Last tip: use the best thread you can afford.  Cheaper threads have bits of microscopic lint that come off them, which sheds all over your machine–both where you can see it and where you can’t.  I used to get tons of bits of thread on my throat plate, and assumed it was fluff from the cut edge of my fabric.  Turns out, it was from the thread rubbing against the thread guides, and bits of it were flying off–imagine what was inside my machine!  Better-quality threads have vastly less fluff and breakage, and will not only treat the interior of your machine better, but will last longer in your sewn projects, too.

*As always, this advice is a recommendation only, and you are strongly urged to consult your owner’s manual and your service provider to learn what service schedule and maintenance techniques will work best for your machine.

8 comments » | Sewing Basics and Skills

Sewing Machine Maintenance: Cleaning Your Serger

June 27th, 2012 — 12:25pm

A serger, or overlock machine, can be a great addition to your sewing arsenal.  They’re not at all essential, obviously, but if you’re planning to open an Etsy shop manufacturing children’s clothing, for example, you’ll find that a serger will make your life super way easier.  Cleaning one out isn’t tough, but it does need to be done frequently–take a look at the filth in the video to see what happens when good sergers get dirty:

8 comments » | Sewing Basics and Skills

Sewing Machine Maintenance: Cleaning a Top-Load

June 26th, 2012 — 8:40am

If you’re following along, we’re having an exciting week of CLEANING!  I know how it sounds.  But really, it is exciting to clean your sewing machine–seeing it all shiny and happy is much more satisfying than 20-year-old me would have ever guessed.  Plus, it has the added benefit of making your sewing better and your machine last longer, so it’s totally worth the very few minutes that it takes to get the job done.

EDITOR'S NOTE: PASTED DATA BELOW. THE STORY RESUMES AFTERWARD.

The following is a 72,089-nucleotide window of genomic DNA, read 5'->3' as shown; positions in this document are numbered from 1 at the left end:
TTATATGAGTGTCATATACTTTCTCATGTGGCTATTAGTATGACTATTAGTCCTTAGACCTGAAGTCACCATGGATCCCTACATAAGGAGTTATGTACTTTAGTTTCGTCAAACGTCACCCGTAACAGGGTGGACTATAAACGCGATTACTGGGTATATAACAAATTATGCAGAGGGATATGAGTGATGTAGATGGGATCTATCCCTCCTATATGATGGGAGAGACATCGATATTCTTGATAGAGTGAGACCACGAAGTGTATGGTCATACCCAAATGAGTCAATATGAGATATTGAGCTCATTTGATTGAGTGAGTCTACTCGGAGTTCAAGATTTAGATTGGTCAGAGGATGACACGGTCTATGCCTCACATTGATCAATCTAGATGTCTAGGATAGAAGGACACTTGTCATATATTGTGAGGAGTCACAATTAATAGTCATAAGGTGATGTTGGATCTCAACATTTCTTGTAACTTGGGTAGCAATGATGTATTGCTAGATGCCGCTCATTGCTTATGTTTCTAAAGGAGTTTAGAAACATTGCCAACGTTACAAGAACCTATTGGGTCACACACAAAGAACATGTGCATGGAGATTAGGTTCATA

Today’s machine is a top-loading Brother, one that’s super common on the market and a great starter machine.  I will apologize in advance for not having found one that was filthier for all of you, so you could really see where the lint gets and how threads can get caught and abandoned–but I think you’ll get the idea.

Have fun, and keep it clean, y’all!

6 comments » | Sewing Basics and Skills

Sewing Machine Maintenance: Cleaning a Front-Load

June 25th, 2012 — 12:58pm

Brief note: I announced on Thursday that we’d be hosting a Crafty Meet-Up at the Whipstitch shop in Atlanta on June 29.  Turns out that’s the Friday before July 4–who knew?  Lots of you let us know that you’ll be out of town that weekend and were bummed you wouldn’t be able to make it–so we’ve made the decision to COMBINE the Crafty Meet-Up with our Skirting the Issue Sew-In on July 14.  Which means the June 29 event has been re-scheduled.  Just FYI–plan something else for June 29 for yourself, then mark your calendar to join us at the shop July 14, instead, and watch the newsletter for more details.  Thanks, y’all!

I hate to break it to you, but I can very nearly guarantee that you aren’t taking care of your sewing machine the way you should.  I’m not picking on you–most of us aren’t, if we’re being honest.  The good news is that it’s super easy and not even time consuming to take really good care of your sewing machine, and it will make your machine last longer and sew better.  That’s right: simple maintenance will help your sewing machine do better work that you’re more satisfied with.  If that’s not instant gratification, I don’t know what is.

All this week, I’m posting about maintaining and cleaning our sewing machines, and I’ve got a little something for everyone: cleaning a machine with a bobbin case (commonly called a “front-load” machine); cleaning a machine with a top-loading bobbin; cleaning a serger; when and how to schedule professional maintenance on your sewing machine; and how to reduce those service visits with some simple tips.  I’m super excited, mostly because this motivated me to get some cleaning done and that’s never a bad thing.

Today, basic cleaning of a front-loading sewing machine, with a bobbin case.  You’ll want some simple supplies on hand: a stiff-bristled brush, sewing machine oil, perhaps a can of compressed air, a screw driver for removing any screws that attach your throat plate to your machine arm, and some scraps of clean, soft muslin.  Check out the video for step-by-step and plenty of patter.

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12 comments » | Sewing Basics and Skills